Hundreds of cats and dogs are being sterilised this month in a free program initiated by the Seychelles Society for the Prevention of Cruelty to Animals (SSPCA) with the assistance of the UK-based organisation Spay Sisters.
According to the SSPCA, the programme is targeting 1,000 animals on the three main islands — Mahe, Praslin and La Digue — from January 14-23.
Veterinarian Maria Tirant said sterilisations are carried out daily at the SSPCA centre at Providence as part of its mandate to reduce the number of strays in the country. The society also does educational programmes.
However, this time around, SSPCA has taken the programme to the community level and is conducting a number of clinics across the country.
“We are gearing up for the implementation of the new Control and Protection of Dogs Act 2018, where we anticipate getting more requests for this service. In order to sterilise as many animals as possible, we thought it would be a good idea to seek outside help, and that is where Spay Sisters comes in,” Tirant told SNA.
Set up in 2006, Spay Sisters — a group of ten women vets and veterinary nurses from Britain — travels around the world to sterilise dogs and cats and at the same time educate the population on how to treat and care for their animals. The group has been to ten countries so far including Sri Lanka, Mozambique and Cape Verde.
“We are a team of workers who go on a yearly holiday from work in order to help a country and have a good time. We got invited to go to Romania but Seychelles was more appealing”, said the organisation’s dead vet, Ella Stekly.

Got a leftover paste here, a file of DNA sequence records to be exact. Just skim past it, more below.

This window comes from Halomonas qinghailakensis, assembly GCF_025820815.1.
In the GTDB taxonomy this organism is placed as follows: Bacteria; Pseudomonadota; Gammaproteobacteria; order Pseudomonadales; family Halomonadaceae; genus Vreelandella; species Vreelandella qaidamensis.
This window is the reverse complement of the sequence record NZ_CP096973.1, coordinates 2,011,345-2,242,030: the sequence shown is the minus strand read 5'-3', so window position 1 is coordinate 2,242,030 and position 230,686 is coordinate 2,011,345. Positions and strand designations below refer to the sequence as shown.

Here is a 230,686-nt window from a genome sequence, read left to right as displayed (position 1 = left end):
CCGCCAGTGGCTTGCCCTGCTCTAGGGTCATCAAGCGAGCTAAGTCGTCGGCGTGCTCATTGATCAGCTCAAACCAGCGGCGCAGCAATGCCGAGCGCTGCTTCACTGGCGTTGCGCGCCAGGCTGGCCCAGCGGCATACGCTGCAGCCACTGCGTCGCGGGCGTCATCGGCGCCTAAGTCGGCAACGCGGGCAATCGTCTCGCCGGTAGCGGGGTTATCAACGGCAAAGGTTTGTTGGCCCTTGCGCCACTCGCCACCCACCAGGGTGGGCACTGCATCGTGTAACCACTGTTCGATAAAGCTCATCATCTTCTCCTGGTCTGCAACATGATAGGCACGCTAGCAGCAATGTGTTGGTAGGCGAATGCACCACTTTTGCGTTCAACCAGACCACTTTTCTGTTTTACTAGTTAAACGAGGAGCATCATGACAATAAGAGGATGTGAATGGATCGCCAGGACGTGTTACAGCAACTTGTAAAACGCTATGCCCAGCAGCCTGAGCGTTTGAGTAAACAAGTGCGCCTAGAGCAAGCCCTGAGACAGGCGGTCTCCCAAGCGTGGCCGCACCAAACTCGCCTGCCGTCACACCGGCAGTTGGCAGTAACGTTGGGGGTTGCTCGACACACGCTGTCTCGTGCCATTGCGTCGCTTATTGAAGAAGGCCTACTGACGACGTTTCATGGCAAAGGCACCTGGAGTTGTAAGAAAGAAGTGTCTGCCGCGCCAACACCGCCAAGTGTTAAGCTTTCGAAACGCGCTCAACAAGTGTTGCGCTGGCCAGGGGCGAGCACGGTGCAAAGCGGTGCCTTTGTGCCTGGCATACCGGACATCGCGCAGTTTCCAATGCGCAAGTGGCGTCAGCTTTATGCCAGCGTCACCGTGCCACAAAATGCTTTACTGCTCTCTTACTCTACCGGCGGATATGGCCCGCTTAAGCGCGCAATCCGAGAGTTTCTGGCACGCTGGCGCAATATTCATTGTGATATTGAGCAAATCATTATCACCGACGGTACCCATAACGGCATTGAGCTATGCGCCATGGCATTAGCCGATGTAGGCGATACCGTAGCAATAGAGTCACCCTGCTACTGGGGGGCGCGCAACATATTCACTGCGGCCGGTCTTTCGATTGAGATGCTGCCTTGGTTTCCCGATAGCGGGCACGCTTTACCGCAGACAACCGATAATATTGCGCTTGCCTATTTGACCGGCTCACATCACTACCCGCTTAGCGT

According to Spay Sisters “sterilising is not a cull, but leads to a healthier existence by the control of reproduction.”
Although the exercise had a slow start, three days into the programme around 300 animals have been sterilised, including 100 in the northern district of Anse Etoile, on the main island of Mahe.

The programme is targeting 1,000 animals on the three main islands — Mahe, Praslin and La Digue — from January 14-23. (Patsy Athanase) Photo License: CC-BY
“To have that many numbers of unsterilised animals is quite alarming,” said Stekly. However, she was happy with how the animals looked saying they were well fed and healthy.
Stekly describes the operation as incredibly tiring and requiring deep concentration and endurance.
“Castrates are easy. The most difficult operation is female dogs spay which takes up to 45 minutes and that’s by a trained vet,” she said.
The trained vets work alongside vet students, “because we want to put something back into the profession and so help some other people through our work,” added Stekly.
The sterilisation programme is funded by the SSPCA and the government of Seychelles, an archipelago in the western Indian Ocean, through its local veterinary service. Spay Sisters provides equipment and medicines for the operations and each member caters for their flight.
In December 2018, the National Assembly — the island nation’s parliament — approved a new Control and Protection of Dogs bill which hopes to reduce and prevent cruelty to dogs and curb the number of strays which have increased over the years and deal with irresponsible dog owners.  
The new bill is expected to be enacted once it is signed by the President of Seychelles.
Source: Seychelles News Agency